Faye Levy is the author of Sensational Pasta and of Classic Cooking Techniques.
Make this dish with beef or, for vegetarian chili, use soy ground meat or double the amount of beans. If you’re making your chili meatless, you might like to serve it with grated cheddar cheese.
For a medium-spicy version I use two jalapeno peppers but if you like your chili really hot, use four. Leave the seeds in the hot peppers for maximum pungency.
You can keep the chili in a covered container up to two days in the refrigerator, or you can freeze it.
Makes 6 servings.
3 Tbsp. olive oil or vegetable oil
1 large onion, chopped
350 to 450 gr. (3⁄4 to 1 pound) lean ground beef or soy ground meat
6 large garlic cloves, minced
2 to 4 fresh jalapeno peppers or other hot peppers, chopped (optional)
2 Tbsp. ground cumin, preferably fresh
1 Tbsp. dried leaf oregano, crumbled
3 Tbsp. chili powder (see Note below)
1⁄2 tsp. hot red pepper flakes or 1⁄4 tsp. cayenne pepper or to taste (optional)
An 800-gr. (28-ounce) can tomatoes, undrained
Salt and pepper to taste
1⁄2 cup water
11⁄2 cups cooked pinto or other beans or a 400-gr. (15-ounce) can, drained (optional)
450 gr. (1 pound) spaghetti or macaroni
2 or 3 Tbsp. chopped fresh coriander (optional)
Heat oil in a large saucepan or stew pan. Add onion and cook over medium heat, stirring often, about 10 to 15 minutes or until very tender. Transfer to a bowl.
Add beef to pan and cook, stirring often, until it changes color, about 10 minutes. Return onions to pan and add garlic, jalapeno peppers, cumin, oregano, 2 tablespoons chili powder and hot pepper flakes. Cook over low heat, stirring, about 3 minutes to coat meat with spices.
Add tomatoes, salt and pepper and bring to a boil, stirring and crushing tomatoes. Add water and return to a boil. Cook uncovered over low heat for 45 minutes.
Add beans and cook for 15 minutes or until thick.
Taste and adjust seasoning, adding salt, pepper, chili powder and/or cayenne; the chili should be seasoned enough to flavor the pasta.
Cook pasta uncovered in a large pot of boiling salted water over high heat, stirring occasionally, according to package directions or until tender but firm to the bite.
Meanwhile, reheat chili over medium heat, stirring.
Reserve 1 cup chili. Transfer pasta to a heated serving bowl and toss with remaining chili and with 2 tablespoons chopped coriander. Serve remaining chili on top, sprinkled with remaining coriander.
Note: To make your own chili powder, mix 4 tsp. paprika, 2 tsp. ground cumin, 2 tsp. oregano and 1 or 2 tsp. cayenne or ground hot red pepper, to taste.
Makes about 3 tablespoons. To make 1⁄3 to 1⁄2 cup to use in recipe below, multiply the ingredients by 2 or 3.
This recipe, from Falling off the Bone, is an entree for meat lovers. Author Jean Anderson notes that historians called it a “campfire stew concocted by Texas cowboys who carried, as a sort of K-ration, a beefand- chili pemmican that could be boiled in a bucket of water. No beans in their bowl of red, no tomatoes or onions, just... beef coarsely chopped... garlic whenever available, oregano, cumin and enough chilies to blow a safe.”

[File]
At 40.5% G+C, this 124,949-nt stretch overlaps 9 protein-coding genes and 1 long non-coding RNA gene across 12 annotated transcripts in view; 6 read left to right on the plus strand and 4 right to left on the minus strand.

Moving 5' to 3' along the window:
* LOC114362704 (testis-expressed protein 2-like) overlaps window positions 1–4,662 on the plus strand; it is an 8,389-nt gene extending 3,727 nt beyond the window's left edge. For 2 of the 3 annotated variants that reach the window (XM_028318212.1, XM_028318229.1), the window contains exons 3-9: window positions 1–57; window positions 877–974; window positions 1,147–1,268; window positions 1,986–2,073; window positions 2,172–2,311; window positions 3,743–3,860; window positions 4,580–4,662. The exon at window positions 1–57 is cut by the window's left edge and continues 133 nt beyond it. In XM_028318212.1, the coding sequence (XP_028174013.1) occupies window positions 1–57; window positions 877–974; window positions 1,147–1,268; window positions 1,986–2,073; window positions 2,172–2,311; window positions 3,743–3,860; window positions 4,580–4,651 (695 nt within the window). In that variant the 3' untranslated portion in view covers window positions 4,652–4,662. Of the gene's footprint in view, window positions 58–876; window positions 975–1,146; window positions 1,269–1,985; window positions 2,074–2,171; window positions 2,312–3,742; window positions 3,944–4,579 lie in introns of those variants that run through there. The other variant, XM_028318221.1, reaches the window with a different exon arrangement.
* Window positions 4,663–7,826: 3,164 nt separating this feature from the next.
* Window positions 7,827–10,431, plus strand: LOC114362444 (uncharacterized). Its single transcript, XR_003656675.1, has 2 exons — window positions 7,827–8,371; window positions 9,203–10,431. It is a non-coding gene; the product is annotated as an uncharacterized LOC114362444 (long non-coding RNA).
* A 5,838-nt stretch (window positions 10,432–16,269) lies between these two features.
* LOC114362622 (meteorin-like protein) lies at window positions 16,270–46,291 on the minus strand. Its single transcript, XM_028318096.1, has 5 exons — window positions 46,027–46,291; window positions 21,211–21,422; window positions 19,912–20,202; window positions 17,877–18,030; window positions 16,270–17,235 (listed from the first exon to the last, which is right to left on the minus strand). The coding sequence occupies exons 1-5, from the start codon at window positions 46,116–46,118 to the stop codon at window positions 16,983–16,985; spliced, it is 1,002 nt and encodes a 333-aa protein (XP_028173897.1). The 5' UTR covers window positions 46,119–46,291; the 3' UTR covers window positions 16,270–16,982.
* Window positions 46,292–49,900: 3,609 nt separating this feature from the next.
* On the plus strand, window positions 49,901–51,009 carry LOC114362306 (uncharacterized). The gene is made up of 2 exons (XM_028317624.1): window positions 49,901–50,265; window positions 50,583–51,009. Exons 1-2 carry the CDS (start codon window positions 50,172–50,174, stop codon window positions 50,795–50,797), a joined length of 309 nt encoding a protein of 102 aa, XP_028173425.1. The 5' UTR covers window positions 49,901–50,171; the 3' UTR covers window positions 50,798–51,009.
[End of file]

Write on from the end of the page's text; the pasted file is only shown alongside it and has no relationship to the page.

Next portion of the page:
At home Anderson advises adding the chili powder and cayenne in small increments, tasting as you go.
She recommends using coarsely ground beef chuck (shoulder) trimmed and ground to order by the butcher, or meat that you trim yourself, cut into 2.5-cm (1- inch) cubes. Freeze the meat for 45 minutes to firm it and grind it in batches in the food processor to the size of small peas.
Anderson serves this chili with good yeasty country bread or fresh-baked corn bread.
Makes 6 servings.
2 Tbsp. melted beef fat (suet) or vegetable oil
1 to 1.2 kg (21⁄2 pounds) coarsely chopped or ground beef chuck (shoulder)
1⁄3 to 1⁄2 cup chili powder, depending on how “hot’” you like things (to make your own chili powder, see Note following previous recipe)
3 large garlic cloves, finely chopped
1 Tbsp. dried leaf oregano, crumbled
2 tsp. ground cumin
6 cups water (approximately)
2 Tbsp. cornmeal (preferably stone-ground)
11⁄2 tsp. salt or to taste
1⁄2 to 1 tsp. ground hot red pepper (cayenne), or to taste
Heat suet in small heavy stew pan over moderately high heat until ripples appear on pan bottom – 11⁄2 to 2 minutes. Add beef, 1⁄3 cup chili powder, garlic, oregano and cumin and cook, stirring often, until beef is no longer red – about 5 minutes; do not brown.
Add water and bring to a boil. Adjust heat so chili bubbles lazily, and simmer uncovered – very slowly– for 1 hour, stirring now and then. Note: If at any time the chili threatens to scorch, mix in a little more water and slide a diffuser underneath the pot.
Mix in cornmeal, salt and 1⁄2 teaspoon cayenne.
Cover and simmer slowly 30 minutes. Adjust chili powder, salt and cayenne to taste.
Cook and stir 5 minutes more, then ladle into heated large soup bowls and serve with good bread.